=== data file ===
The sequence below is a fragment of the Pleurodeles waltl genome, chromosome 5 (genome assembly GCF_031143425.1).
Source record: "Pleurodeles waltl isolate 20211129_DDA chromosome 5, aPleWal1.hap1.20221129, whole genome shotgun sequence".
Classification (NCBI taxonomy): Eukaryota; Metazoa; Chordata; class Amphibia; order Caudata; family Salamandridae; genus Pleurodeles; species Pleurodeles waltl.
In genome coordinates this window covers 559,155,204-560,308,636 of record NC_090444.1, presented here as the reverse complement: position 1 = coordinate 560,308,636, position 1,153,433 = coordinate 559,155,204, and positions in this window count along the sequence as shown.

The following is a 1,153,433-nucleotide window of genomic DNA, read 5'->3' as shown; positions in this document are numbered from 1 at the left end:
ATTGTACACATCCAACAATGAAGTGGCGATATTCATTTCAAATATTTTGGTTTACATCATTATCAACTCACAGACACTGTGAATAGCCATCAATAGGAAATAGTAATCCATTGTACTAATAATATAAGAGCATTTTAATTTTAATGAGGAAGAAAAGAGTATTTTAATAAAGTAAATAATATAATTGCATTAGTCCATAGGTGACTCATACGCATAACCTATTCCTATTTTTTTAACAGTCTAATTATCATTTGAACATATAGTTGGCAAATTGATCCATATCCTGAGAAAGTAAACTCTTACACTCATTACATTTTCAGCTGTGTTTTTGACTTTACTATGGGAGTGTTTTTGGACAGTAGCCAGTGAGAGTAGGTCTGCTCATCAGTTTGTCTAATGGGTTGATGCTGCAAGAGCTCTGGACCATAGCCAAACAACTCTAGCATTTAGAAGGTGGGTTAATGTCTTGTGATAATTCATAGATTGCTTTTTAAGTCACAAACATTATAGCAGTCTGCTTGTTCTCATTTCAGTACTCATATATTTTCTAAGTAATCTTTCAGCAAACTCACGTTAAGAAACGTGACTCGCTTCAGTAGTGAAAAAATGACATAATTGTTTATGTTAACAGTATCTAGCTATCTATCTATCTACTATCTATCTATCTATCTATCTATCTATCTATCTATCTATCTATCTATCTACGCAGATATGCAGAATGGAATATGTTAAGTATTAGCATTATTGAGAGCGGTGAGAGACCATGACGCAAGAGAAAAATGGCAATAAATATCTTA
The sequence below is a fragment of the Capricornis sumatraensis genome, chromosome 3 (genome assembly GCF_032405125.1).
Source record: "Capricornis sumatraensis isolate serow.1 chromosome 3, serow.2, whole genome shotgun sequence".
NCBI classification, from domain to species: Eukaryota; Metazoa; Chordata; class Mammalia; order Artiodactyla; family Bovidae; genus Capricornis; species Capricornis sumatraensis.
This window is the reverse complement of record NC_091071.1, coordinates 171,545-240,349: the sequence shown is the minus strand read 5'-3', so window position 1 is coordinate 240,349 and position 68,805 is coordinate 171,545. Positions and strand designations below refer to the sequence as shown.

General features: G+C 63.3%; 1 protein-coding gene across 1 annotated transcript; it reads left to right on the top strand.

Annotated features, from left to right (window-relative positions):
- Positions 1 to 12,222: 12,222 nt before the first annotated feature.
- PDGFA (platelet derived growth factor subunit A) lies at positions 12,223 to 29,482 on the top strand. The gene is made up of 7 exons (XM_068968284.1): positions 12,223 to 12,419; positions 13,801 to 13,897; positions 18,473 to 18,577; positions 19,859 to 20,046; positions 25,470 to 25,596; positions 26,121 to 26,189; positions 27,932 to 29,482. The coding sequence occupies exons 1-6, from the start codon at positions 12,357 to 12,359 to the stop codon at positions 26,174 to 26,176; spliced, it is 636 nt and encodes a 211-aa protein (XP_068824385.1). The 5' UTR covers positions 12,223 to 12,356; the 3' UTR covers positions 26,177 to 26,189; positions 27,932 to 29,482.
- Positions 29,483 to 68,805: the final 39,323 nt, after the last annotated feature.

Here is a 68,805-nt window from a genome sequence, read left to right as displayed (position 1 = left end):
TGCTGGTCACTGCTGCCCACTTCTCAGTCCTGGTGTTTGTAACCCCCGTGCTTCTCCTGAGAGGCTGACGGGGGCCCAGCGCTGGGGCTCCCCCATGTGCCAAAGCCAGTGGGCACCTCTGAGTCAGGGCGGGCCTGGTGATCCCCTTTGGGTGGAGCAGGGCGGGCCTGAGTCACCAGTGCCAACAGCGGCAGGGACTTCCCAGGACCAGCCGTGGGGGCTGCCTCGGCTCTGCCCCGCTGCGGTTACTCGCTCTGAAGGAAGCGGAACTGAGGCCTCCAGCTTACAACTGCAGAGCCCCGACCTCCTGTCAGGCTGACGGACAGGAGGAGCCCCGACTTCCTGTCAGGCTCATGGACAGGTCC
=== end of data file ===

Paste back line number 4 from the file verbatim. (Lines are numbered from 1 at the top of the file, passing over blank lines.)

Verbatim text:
In genome coordinates this window covers 559,155,204-560,308,636 of record NC_090444.1, presented here as the reverse complement: position 1 = coordinate 560,308,636, position 1,153,433 = coordinate 559,155,204, and positions in this window count along the sequence as shown.